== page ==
- Alaska Supreme Court Can’t See Russia, But Does See Unitary Business
The Alaska Supreme Court held that a petroleum company and its subsidiaries were engaged in a unitary business and upheld the state’s use of an alternative apportionment formula for corporate income tax purposes.
- Even the Department Has to Follow Its Own Regulations: Illinois Local Sales Tax Sourcing Regulations Invalidated, But Taxpayer Who Relied on Them Cannot Be Taxed
The Illinois Supreme Court held that Illinois’ local Retailers’ Occupation Tax sourcing regulations—which applied a bright-line test to assign sales to the location where the purchase order was accepted—were not supported by the controlling tax imposition statutes and thus were invalid.
- SALT Pet(s) of the Month: Tink, Lucy, Linus and Puff Daddy
Meet Tink, Lucy, Linus and Puff Daddy, three Shih Tzus and a Bichon Frise, who live the sweet life in Milford, Connecticut, with Matthew Fabris of Nylon Technology and his wife of 30 years, Michelle.
- Can’t Touch This: Indiana Department of Revenue’s Application of Alternative Apportionment Disallowed
The Indiana Department of Revenue determined that a taxpayer and its two affiliated entities were not required to report their income using a “separate accounting” method because the Department’s audit staff failed to prove the standard apportionment formula did not fairly reflect the taxpayer’s business activities in Indiana.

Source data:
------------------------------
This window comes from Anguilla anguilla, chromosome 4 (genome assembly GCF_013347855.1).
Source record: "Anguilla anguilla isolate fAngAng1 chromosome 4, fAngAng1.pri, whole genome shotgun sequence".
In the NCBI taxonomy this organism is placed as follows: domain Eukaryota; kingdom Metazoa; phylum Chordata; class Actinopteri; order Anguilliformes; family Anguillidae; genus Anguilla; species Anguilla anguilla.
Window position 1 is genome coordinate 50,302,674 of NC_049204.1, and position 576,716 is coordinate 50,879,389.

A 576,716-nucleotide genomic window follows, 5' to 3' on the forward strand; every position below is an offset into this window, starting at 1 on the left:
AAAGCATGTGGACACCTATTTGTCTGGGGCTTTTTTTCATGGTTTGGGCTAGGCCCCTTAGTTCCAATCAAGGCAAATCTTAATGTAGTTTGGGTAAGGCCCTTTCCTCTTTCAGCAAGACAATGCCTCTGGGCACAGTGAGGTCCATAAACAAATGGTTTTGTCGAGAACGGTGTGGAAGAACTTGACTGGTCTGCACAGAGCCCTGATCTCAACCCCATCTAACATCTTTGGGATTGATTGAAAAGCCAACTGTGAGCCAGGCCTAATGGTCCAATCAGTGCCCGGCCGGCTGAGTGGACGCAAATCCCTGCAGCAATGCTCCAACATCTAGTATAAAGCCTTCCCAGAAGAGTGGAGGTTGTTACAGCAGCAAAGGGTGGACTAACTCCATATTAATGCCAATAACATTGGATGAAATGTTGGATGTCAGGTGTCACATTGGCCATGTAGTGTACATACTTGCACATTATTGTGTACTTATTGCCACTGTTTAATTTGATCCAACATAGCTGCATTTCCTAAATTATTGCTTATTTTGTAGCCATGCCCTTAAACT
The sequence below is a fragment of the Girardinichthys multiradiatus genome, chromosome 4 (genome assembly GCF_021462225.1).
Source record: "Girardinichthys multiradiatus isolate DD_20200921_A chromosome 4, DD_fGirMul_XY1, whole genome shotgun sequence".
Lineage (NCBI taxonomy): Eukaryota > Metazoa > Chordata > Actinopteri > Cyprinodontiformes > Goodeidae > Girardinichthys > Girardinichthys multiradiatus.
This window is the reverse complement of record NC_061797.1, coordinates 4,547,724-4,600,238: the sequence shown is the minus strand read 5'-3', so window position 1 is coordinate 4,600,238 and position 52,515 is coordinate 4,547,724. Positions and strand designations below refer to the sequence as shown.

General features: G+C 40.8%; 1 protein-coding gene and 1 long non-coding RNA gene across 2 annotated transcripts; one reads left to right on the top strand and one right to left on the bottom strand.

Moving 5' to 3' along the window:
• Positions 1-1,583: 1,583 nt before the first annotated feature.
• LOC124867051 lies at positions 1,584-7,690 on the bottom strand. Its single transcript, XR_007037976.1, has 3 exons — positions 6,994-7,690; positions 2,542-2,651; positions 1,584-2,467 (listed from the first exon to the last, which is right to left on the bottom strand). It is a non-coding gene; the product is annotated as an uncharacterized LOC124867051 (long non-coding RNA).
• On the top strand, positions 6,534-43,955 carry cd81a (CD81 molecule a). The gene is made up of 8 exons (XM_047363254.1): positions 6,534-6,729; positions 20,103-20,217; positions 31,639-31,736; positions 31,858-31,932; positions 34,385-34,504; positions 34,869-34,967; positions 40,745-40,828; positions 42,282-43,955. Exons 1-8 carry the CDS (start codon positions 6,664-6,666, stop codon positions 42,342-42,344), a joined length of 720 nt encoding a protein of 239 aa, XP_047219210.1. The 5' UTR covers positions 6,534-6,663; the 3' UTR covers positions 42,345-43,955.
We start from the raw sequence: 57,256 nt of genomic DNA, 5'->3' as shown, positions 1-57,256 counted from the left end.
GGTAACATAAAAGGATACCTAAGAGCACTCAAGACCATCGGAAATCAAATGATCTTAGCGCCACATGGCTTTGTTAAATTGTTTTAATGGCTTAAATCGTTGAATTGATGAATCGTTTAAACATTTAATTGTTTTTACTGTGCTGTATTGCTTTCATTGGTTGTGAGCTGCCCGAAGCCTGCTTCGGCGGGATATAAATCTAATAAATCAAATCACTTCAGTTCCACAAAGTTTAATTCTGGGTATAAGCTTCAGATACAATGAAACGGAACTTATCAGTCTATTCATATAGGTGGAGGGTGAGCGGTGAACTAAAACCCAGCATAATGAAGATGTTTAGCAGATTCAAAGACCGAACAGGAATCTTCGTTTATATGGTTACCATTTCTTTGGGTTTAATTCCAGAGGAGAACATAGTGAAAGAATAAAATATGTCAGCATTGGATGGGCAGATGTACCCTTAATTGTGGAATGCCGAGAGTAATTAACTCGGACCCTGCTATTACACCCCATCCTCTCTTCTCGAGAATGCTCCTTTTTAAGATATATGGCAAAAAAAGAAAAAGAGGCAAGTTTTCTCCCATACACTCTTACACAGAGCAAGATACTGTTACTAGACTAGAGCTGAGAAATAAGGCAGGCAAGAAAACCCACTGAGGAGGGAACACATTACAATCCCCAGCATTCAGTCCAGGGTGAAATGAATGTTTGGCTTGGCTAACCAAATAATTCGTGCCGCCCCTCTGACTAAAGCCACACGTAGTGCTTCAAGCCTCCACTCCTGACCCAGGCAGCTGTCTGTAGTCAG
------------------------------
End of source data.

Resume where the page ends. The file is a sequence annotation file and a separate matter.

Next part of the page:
- Denial of Summary Judgment Motions Goes Round and Round in New Jersey Whirlpool Case
The New Jersey Tax Court denied three summary judgment motions in the ongoing Whirlpool litigation relating to nexus and the “Throwout Rule.”
- Do You Copy? New York Court Refuses to Characterize Xerox’s Income from Equipment Financing Agreements as Investment Income
The New York Supreme Court, Appellate Division, held that interest income derived from Xerox Corporation’s equipment financing agreements with governmental customers failed to qualify as “investment income” for New York Corporation Franchise Tax purposes.
- P.L. 86-27-Who? Virginia Tax Commissioner Determines Single Employee Creates Nexus
The Virginia Tax Commissioner found that a corporation with a single employee in Virginia who conducted work-related activities from a home office had nexus for corporate income tax purposes.
- Nonresident Corporation Shows Its Hand to Virginia, Comes Away with Corporate Income Tax Nexus
A nonresident corporation requested a ruling from the Virginia Tax Commissioner as to whether the corporation was required to withhold Virginia state income tax and pay Virginia unemployment insurance for an employee who worked and resided in Virginia.